As a preliminary assignment for a recent Advanced Agricultural Lenders School in Omaha, NE, I asked the lenders to discuss their best experience as an ag lender.
Many indicated that their greatest fulfillment comes from working with young farmers and ranchers. One mentioned that he enjoys teaching the young producers how to complete the proper financial information, watching them become more prepared each year, actually using the data to make decisions, and watching them achieve their goals.
Another mentioned that he enjoys working and meeting with the clients from December to March during renewal season and watching their financial and business progress. At these meetings they establish goals together and then review the goals of the past year.
At this year’s school, risk-management and marketing fundamentals were stressed so lenders could assist their customers in these areas. One ag lender stated that he explained some of the marketing fundamentals so the customer could take advantage of forward contracting and options. The result was the producer was able to forward contract half of the crop, cover all costs of the operation, plus lock in a profit. He still had the other half of the crop that he was able to sell at a profit.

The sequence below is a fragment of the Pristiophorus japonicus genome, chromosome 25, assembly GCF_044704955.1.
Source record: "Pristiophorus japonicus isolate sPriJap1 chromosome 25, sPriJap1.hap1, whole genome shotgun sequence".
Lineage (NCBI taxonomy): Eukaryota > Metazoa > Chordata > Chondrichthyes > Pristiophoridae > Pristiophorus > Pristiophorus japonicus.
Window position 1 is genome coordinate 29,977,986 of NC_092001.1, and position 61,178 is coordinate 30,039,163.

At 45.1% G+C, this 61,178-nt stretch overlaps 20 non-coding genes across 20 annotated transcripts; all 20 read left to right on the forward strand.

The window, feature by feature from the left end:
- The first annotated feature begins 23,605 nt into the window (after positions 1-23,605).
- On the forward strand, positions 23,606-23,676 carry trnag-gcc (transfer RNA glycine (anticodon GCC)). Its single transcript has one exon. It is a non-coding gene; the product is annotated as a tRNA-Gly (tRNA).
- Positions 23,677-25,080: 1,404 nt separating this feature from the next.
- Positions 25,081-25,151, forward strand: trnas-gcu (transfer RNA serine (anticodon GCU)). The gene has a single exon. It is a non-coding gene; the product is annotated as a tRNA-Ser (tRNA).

Another lender discussed taking a lemon and turning it into lemonade. This was a distressed loan customer with issues relating to the depressed milk economy and crop losses. Together they put together numerous scenarios including selling beef cattle and liquidating machinery. The bottom line was that customer sold unproductive land and machinery. He cut his debt in half and reduced debt service by two-thirds. The customer’s outlook is now bright and he has increased self worth along with the net worth.
Finally, I hear this all the time – and the story surfaced again at this year’s school. After a loan was denied, the customer came back to thank the lender years later after an initial heated response.
Yes, your lender is more than an order taker and may enjoy assisting customers as a problem solver. However, in all cases it takes work on both sides to have a positive outcome.
Editor’s note: Dave Kohl, Corn & Soybean Digest trends editor, is an ag economist specializing in business management and ag finance. He recently retired from Virginia Tech, but continues to conduct applied research and travel extensively in the U.S. and Canada, teaching ag and banking seminars and speaking to producer and agribusiness groups. He can be reached at firstname.lastname@example.org.